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I am interpolating a lot of data over geographic coordinates obtained via GPS, and frequently I need to plot these interpolated functions together. For example, I may have an interpolated elevation map that looks like this:

f0 = InterpolatingFunction[{{x0min, x0max},{y0min, y0max}}, <>]

and several other interpolated functions of other data sets that stretch over subregions of the rectangle {{x0min, x0max}, {y0min, y0max}}. So, say,

f1 = InterpolatingFunction[{{x1min, x1max},{y1min, y1max}}, <>]

where {{x1min, x1max}, {y1min, y1max}} lies entirely within {{x0min, x0max}, {y0min, y0max}} and so on.

I need to plot these interpolated functions A LOT and in attempts to change the visualisations of my data sets, I need an efficient way to extract their limits and pass them on to plotting functions. For this I have written the following function:

intLimits[intF_ /; (Head@intF === InterpolatingFunction), x_: x, y_: y] := 
        ArgList = First@intF;
        Which[Length@ArgList < 2,
              Length@ArgList == 2,
              {First@ArgList~Prepend~x, Last@ArgList~Prepend~y}

which I use with plotting functions like so

f0plot= Plot3D[f0[x,y], Evaluate@First@intLimits[f0], Evaluate@Last@intLimits[f0]];
f1plot= Plot3D[f1[x,y], Evaluate@First@intLimits[f1], Evaluate@Last@intLimits[f1]];

This works well if used to plot a list of interpolation functions (replacing f0 with # and mapping at the list) but it seems a bit ugly and the length of adding Evaluate@First@intLimits doesn't help with the readability of my notebook although seems necessary given the HoldAll Attribute of all plotting functions.

So my question is: is there a more clever way to define the function intLimits or a better way in general to be able to pass on the range of variables of interpolated functions to plotting functions?

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Why not writing your own plotting function, where you can implement any short-cuts you want? – Leonid Shifrin Jan 29 '13 at 14:17
You can change to Sequence@@{First@ArgList~Prepend~x, Last@ArgList~Prepend~y} and then Plot3D[f0[x, y], Evaluate@intLimits[f0]], should at least save your fingers a little bit (and also confuse the syntax highlighter) – ssch Jan 29 '13 at 14:44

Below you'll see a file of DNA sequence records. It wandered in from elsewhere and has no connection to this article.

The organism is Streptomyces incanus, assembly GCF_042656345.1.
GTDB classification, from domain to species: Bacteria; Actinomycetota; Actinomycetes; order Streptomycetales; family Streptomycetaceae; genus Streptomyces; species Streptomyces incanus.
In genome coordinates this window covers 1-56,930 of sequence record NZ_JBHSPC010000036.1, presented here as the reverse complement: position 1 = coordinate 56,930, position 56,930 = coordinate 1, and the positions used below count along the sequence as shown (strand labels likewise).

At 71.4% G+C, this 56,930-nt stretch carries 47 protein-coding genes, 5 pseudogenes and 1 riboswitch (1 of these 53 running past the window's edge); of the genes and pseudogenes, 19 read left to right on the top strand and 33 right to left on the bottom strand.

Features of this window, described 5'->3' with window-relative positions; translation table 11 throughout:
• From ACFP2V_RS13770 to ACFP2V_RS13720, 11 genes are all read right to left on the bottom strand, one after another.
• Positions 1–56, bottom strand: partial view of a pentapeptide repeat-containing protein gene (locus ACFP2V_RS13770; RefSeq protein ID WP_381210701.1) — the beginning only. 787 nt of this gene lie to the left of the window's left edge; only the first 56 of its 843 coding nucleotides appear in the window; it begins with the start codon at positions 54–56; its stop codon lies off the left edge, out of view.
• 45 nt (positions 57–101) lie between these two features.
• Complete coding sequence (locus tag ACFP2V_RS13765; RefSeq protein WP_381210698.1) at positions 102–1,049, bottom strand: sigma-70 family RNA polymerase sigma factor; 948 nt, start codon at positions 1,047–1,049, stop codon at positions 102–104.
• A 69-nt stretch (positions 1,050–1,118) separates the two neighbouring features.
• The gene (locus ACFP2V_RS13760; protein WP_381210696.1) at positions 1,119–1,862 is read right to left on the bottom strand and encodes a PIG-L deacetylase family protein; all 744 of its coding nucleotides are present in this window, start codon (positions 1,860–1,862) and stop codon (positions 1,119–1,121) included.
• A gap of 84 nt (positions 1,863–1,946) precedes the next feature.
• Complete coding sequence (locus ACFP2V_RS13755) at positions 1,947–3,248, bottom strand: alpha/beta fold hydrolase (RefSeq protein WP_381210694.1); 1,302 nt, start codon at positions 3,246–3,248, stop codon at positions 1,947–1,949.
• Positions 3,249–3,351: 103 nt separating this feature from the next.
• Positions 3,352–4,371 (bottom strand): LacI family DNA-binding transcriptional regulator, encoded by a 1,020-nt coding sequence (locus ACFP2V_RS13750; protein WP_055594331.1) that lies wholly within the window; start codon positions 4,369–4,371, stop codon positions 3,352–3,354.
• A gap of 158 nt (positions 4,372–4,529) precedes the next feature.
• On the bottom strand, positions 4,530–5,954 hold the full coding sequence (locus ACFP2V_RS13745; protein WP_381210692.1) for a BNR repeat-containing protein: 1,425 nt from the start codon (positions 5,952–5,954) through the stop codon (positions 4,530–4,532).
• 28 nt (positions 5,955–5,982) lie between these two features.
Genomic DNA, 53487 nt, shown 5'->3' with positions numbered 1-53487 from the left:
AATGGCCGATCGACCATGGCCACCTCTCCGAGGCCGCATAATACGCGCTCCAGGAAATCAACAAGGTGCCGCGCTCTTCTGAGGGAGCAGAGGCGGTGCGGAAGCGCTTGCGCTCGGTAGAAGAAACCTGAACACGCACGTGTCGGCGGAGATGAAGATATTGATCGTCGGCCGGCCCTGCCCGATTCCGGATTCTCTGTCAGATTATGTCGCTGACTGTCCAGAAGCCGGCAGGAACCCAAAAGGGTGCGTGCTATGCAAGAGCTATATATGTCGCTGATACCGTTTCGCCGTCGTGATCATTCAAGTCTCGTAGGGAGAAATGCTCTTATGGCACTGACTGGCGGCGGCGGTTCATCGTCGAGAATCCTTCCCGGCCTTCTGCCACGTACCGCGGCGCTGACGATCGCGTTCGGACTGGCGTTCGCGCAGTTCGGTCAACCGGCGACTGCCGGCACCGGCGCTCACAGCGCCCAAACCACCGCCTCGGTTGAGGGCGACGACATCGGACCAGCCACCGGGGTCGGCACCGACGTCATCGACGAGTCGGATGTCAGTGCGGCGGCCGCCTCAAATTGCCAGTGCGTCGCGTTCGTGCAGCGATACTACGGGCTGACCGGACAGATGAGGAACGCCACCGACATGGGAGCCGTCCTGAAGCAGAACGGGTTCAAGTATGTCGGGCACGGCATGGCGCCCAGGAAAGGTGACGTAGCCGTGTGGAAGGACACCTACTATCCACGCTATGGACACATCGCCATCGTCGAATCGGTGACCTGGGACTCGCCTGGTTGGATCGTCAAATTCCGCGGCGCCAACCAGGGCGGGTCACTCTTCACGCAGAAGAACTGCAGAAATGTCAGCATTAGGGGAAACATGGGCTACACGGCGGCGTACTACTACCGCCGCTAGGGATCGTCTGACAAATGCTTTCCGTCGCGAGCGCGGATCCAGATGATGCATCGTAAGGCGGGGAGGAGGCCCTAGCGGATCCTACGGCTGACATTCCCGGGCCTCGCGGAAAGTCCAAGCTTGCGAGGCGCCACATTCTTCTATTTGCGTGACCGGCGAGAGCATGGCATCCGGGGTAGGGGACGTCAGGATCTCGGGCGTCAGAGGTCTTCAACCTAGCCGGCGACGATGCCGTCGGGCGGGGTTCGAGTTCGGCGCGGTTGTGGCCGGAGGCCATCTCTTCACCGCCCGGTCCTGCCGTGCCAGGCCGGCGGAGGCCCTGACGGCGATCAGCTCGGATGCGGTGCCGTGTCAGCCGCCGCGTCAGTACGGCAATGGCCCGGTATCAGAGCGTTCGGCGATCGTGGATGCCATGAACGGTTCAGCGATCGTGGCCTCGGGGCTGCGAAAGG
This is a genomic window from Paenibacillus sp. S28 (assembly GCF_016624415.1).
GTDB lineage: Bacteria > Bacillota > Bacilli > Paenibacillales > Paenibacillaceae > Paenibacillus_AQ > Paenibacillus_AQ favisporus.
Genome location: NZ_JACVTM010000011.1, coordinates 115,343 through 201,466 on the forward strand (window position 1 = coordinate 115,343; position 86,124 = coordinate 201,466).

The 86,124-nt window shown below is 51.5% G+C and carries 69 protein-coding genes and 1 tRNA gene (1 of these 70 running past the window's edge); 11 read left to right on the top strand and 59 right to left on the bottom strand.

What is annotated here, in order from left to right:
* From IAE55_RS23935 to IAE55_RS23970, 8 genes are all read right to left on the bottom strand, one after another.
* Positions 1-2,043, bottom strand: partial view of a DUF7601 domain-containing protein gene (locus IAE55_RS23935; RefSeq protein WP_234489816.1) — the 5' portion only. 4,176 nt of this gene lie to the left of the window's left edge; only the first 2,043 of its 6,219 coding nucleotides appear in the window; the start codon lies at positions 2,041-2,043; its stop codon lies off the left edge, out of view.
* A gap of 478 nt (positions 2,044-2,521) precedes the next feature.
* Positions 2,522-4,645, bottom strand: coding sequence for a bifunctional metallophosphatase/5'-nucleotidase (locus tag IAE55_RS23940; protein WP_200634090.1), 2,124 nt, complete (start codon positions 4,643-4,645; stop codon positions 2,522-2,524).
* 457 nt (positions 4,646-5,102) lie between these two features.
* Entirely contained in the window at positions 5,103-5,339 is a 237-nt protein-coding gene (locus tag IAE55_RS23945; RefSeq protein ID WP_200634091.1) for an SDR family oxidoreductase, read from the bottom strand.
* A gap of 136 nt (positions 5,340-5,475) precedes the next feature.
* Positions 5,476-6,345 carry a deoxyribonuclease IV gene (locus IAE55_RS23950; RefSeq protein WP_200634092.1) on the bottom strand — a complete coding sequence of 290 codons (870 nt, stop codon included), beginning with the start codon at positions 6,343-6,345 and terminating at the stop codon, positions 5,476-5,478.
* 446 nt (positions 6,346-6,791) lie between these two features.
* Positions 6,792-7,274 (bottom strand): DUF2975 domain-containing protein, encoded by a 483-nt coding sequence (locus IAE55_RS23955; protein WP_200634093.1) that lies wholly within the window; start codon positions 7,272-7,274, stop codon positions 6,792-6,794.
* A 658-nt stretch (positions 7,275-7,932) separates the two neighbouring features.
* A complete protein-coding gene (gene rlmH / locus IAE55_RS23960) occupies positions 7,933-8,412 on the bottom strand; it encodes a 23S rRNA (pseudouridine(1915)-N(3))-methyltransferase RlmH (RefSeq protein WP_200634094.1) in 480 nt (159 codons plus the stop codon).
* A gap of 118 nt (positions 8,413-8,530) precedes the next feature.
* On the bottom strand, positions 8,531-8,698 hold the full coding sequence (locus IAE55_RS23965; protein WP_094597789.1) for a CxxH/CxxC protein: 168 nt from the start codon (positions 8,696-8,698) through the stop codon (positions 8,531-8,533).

There are several ways to probe the internals of an InterpolatingFunction as outlined in this answer. – rcollyer Jan 29 '13 at 14:55
up vote 6 down vote accepted

Ok, here is one possibility out of many.The following is a function generator:

generate3DPlottingFunction[fname_Symbol, builtin_Symbol] :=
  Block[{x, y},
     fname::no2D = 
         "A function `1` does not represent a 2-dimensional interpolation";
     fname[f_InterpolatingFunction, x_Symbol: x, y_Symbol: y, opts : OptionsPattern[]] :=
       With[{limits = intLimits[f, x, y]},
          With[{fst = First@limits, sec = Last@limits},
             builtin[f[x, y], fst, sec, Evaluate@ FilterRules[{opts}, Options[builtin]]]
          ] /; Length[limits] == 2
     fname[f_InterpolatingFunction, x_Symbol: x, y_Symbol: y] :=
        (Message[fname::no2D, f]; $Failed);
     fname[___] := $Failed

Now you can generate the custom functions:

generate3DPlottingFunction[plot3DInterpolated, Plot3D]
generate3DPlottingFunction[contourPlotInterpolated, ContourPlot]

Here is some test function:

testF = 
      Outer[{#1, #2, Sin[#1*#2]} &, Range[0, 2 Pi, 0.1],Range[0, 2 Pi, 0.1]], 



enter image description here


enter image description here

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Thanks for your comment and the answer! I thought about making my own function but I would have to make one for each of Plot3D, ContourPlot and so on and also is there a safe way to add an argument to pass options to the function, like options___?RuleQ? Cause my fear of screwing that up is what stopped me in the first place. – gpap Jan 29 '13 at 15:00
Passing on options seems to be as easy as adding an options___OptionQ argument so disregard the previous comment. Thanks again – gpap Jan 29 '13 at 15:12
@gpap Yes, this is all possible. See my edit for details. – Leonid Shifrin Jan 29 '13 at 15:15
@rm-rf Thanks, got it – Leonid Shifrin Jan 30 '13 at 22:04

I find that the implementation of intLimits[] in the OP is a tad too cumbersome for my taste. It is apparently not too well known that InterpolatingFunction[] objects in Mathematica are set up such that one can extract a number of useful properties from them (I see that rcollyer has alluded to them in a comment). To wit, here's a vastly simpler way to write intLimits[]:

intLimits[intF_InterpolatingFunction, x_Symbol: x, y_Symbol: y] :=
   Join[{{x}, {y}}, intF["Domain"], 2]

One can indeed pass on implementing intLimits[] as a separate function, and just implement a plotting function directly:

interpolantPlot[intFun_InterpolatingFunction, plotFun_Symbol, opts___] := 
     plotFun[intFun[\[FormalX], \[FormalY]], ##, 
             Evaluate[Sequence @@ FilterRules[{opts}, Options[plotFun]]]] & @@
     Join[{{\[FormalX]}, {\[FormalY]}}, intFun["Domain"], 2] /; 
     MatchQ[plotFun, Plot3D | ContourPlot | DensityPlot]

Test it out:

testF = ListInterpolation[Table[Sin[x + Sin[y]], {x, 0, 2 Pi, Pi/30}, {y, 0, 2 Pi, Pi/30}],
                          {{0, 2 Pi}, {0, 2 Pi}}];

interpolantPlot[testF, Plot3D, BoundaryStyle -> Gray, Mesh -> False]

three-dimensional plot

interpolantPlot[testF, ContourPlot, ColorFunction -> "ThermometerColors",
                ContourStyle -> Directive[Gray, Dashed]]

contour plot

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